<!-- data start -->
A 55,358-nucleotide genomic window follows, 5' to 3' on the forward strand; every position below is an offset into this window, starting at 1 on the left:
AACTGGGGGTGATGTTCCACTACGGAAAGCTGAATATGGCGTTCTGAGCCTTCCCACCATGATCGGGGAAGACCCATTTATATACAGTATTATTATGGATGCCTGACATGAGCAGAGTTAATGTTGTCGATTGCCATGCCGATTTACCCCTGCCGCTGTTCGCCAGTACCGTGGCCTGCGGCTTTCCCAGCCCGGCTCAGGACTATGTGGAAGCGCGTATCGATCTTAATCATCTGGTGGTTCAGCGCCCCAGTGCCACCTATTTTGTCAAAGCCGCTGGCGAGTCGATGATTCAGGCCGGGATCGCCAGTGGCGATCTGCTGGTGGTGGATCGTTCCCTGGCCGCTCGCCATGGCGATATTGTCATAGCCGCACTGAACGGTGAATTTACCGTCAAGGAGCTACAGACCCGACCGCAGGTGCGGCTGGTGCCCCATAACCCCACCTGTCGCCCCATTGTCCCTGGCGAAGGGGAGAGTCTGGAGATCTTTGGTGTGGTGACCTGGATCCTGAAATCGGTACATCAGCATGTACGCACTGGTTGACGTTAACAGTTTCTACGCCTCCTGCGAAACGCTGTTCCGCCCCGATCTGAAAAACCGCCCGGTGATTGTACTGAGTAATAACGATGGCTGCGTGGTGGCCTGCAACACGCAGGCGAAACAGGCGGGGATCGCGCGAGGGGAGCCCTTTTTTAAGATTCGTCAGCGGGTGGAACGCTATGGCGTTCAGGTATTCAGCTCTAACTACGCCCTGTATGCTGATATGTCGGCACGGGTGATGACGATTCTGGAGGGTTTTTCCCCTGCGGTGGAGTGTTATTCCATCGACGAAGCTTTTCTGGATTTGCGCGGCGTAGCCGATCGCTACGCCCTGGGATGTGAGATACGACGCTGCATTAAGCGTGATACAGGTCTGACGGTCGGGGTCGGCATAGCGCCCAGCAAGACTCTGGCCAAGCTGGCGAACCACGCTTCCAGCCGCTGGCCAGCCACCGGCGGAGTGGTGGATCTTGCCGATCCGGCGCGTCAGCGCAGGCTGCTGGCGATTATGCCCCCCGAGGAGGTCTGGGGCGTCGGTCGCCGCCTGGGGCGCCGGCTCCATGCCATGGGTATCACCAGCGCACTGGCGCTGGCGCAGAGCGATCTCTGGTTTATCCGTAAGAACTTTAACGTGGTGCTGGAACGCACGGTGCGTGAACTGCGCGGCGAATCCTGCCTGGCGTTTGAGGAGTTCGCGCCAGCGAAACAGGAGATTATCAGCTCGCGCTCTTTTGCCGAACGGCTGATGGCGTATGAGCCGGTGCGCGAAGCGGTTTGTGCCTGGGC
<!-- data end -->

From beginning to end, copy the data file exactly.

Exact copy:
A 55,358-nucleotide genomic window follows, 5' to 3' on the forward strand; every position below is an offset into this window, starting at 1 on the left:
AACTGGGGGTGATGTTCCACTACGGAAAGCTGAATATGGCGTTCTGAGCCTTCCCACCATGATCGGGGAAGACCCATTTATATACAGTATTATTATGGATGCCTGACATGAGCAGAGTTAATGTTGTCGATTGCCATGCCGATTTACCCCTGCCGCTGTTCGCCAGTACCGTGGCCTGCGGCTTTCCCAGCCCGGCTCAGGACTATGTGGAAGCGCGTATCGATCTTAATCATCTGGTGGTTCAGCGCCCCAGTGCCACCTATTTTGTCAAAGCCGCTGGCGAGTCGATGATTCAGGCCGGGATCGCCAGTGGCGATCTGCTGGTGGTGGATCGTTCCCTGGCCGCTCGCCATGGCGATATTGTCATAGCCGCACTGAACGGTGAATTTACCGTCAAGGAGCTACAGACCCGACCGCAGGTGCGGCTGGTGCCCCATAACCCCACCTGTCGCCCCATTGTCCCTGGCGAAGGGGAGAGTCTGGAGATCTTTGGTGTGGTGACCTGGATCCTGAAATCGGTACATCAGCATGTACGCACTGGTTGACGTTAACAGTTTCTACGCCTCCTGCGAAACGCTGTTCCGCCCCGATCTGAAAAACCGCCCGGTGATTGTACTGAGTAATAACGATGGCTGCGTGGTGGCCTGCAACACGCAGGCGAAACAGGCGGGGATCGCGCGAGGGGAGCCCTTTTTTAAGATTCGTCAGCGGGTGGAACGCTATGGCGTTCAGGTATTCAGCTCTAACTACGCCCTGTATGCTGATATGTCGGCACGGGTGATGACGATTCTGGAGGGTTTTTCCCCTGCGGTGGAGTGTTATTCCATCGACGAAGCTTTTCTGGATTTGCGCGGCGTAGCCGATCGCTACGCCCTGGGATGTGAGATACGACGCTGCATTAAGCGTGATACAGGTCTGACGGTCGGGGTCGGCATAGCGCCCAGCAAGACTCTGGCCAAGCTGGCGAACCACGCTTCCAGCCGCTGGCCAGCCACCGGCGGAGTGGTGGATCTTGCCGATCCGGCGCGTCAGCGCAGGCTGCTGGCGATTATGCCCCCCGAGGAGGTCTGGGGCGTCGGTCGCCGCCTGGGGCGCCGGCTCCATGCCATGGGTATCACCAGCGCACTGGCGCTGGCGCAGAGCGATCTCTGGTTTATCCGTAAGAACTTTAACGTGGTGCTGGAACGCACGGTGCGTGAACTGCGCGGCGAATCCTGCCTGGCGTTTGAGGAGTTCGCGCCAGCGAAACAGGAGATTATCAGCTCGCGCTCTTTTGCCGAACGGCTGATGGCGTATGAGCCGGTGCGCGAAGCGGTTTGTGCCTGGGC